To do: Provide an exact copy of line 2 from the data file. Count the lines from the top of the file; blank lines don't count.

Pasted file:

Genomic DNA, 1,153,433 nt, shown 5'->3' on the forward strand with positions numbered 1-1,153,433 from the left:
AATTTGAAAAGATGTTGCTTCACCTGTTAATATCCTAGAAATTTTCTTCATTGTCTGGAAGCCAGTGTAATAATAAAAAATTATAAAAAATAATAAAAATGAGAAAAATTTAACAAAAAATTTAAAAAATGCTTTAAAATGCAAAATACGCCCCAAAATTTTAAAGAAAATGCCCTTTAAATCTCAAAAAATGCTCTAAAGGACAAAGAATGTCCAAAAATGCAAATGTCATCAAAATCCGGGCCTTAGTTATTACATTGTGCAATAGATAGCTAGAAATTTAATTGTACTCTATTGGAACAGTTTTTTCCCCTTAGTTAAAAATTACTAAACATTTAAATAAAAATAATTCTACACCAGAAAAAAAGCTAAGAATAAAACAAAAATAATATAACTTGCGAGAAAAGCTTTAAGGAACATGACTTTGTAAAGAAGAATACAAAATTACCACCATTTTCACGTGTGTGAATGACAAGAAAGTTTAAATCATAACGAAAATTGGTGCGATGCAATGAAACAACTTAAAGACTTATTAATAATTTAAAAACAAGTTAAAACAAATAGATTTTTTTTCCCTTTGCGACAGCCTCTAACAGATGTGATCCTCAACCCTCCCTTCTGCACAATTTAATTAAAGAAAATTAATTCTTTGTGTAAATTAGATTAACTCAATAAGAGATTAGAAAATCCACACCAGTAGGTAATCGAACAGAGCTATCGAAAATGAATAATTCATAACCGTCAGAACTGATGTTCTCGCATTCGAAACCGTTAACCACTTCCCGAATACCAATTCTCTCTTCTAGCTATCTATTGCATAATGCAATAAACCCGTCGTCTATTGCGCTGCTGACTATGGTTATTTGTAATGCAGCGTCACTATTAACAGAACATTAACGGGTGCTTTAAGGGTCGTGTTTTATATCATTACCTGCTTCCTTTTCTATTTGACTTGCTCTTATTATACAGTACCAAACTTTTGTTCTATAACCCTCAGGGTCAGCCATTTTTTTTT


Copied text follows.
AATTTGAAAAGATGTTGCTTCACCTGTTAATATCCTAGAAATTTTCTTCATTGTCTGGAAGCCAGTGTAATAATAAAAAATTATAAAAAATAATAAAAATGAGAAAAATTTAACAAAAAATTTAAAAAATGCTTTAAAATGCAAAATACGCCCCAAAATTTTAAAGAAAATGCCCTTTAAATCTCAAAAAATGCTCTAAAGGACAAAGAATGTCCAAAAATGCAAATGTCATCAAAATCCGGGCCTTAGTTATTACATTGTGCAATAGATAGCTAGAAATTTAATTGTACTCTATTGGAACAGTTTTTTCCCCTTAGTTAAAAATTACTAAACATTTAAATAAAAATAATTCTACACCAGAAAAAAAGCTAAGAATAAAACAAAAATAATATAACTTGCGAGAAAAGCTTTAAGGAACATGACTTTGTAAAGAAGAATACAAAATTACCACCATTTTCACGTGTGTGAATGACAAGAAAGTTTAAATCATAACGAAAATTGGTGCGATGCAATGAAACAACTTAAAGACTTATTAATAATTTAAAAACAAGTTAAAACAAATAGATTTTTTTTCCCTTTGCGACAGCCTCTAACAGATGTGATCCTCAACCCTCCCTTCTGCACAATTTAATTAAAGAAAATTAATTCTTTGTGTAAATTAGATTAACTCAATAAGAGATTAGAAAATCCACACCAGTAGGTAATCGAACAGAGCTATCGAAAATGAATAATTCATAACCGTCAGAACTGATGTTCTCGCATTCGAAACCGTTAACCACTTCCCGAATACCAATTCTCTCTTCTAGCTATCTATTGCATAATGCAATAAACCCGTCGTCTATTGCGCTGCTGACTATGGTTATTTGTAATGCAGCGTCACTATTAACAGAACATTAACGGGTGCTTTAAGGGTCGTGTTTTATATCATTACCTGCTTCCTTTTCTATTTGACTTGCTCTTATTATACAGTACCAAACTTTTGTTCTATAACCCTCAGGGTCAGCCATTTTTTTTT